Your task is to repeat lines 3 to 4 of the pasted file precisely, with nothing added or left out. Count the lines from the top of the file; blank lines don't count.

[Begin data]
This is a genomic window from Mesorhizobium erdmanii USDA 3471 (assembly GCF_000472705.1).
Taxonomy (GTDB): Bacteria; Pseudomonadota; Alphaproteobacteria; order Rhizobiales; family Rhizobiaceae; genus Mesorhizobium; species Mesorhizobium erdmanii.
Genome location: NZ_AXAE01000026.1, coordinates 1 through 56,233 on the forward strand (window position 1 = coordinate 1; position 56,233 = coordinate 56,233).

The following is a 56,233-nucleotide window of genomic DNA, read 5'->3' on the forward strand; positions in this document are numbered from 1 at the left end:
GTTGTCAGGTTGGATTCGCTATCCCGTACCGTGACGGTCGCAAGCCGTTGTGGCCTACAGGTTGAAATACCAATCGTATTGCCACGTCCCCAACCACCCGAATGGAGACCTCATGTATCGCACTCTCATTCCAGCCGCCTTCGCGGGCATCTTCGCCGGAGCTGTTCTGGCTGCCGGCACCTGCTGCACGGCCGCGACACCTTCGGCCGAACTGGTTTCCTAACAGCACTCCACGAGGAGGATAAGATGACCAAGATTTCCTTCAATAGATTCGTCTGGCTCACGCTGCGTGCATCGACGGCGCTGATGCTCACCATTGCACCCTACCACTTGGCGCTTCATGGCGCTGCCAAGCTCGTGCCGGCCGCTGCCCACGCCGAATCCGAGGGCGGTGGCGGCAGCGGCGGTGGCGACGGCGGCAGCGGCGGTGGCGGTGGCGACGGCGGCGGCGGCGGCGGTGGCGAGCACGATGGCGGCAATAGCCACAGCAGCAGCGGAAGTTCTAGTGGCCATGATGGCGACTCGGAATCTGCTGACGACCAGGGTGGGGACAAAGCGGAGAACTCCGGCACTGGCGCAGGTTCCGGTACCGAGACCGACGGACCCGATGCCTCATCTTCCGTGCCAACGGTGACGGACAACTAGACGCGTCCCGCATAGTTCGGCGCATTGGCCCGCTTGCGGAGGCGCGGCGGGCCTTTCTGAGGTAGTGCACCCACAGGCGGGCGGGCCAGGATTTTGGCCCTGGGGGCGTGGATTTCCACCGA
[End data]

Genome location: NZ_AXAE01000026.1, coordinates 1 through 56,233 on the forward strand (window position 1 = coordinate 1; position 56,233 = coordinate 56,233).

The following is a 56,233-nucleotide window of genomic DNA, read 5'->3' on the forward strand; positions in this document are numbered from 1 at the left end: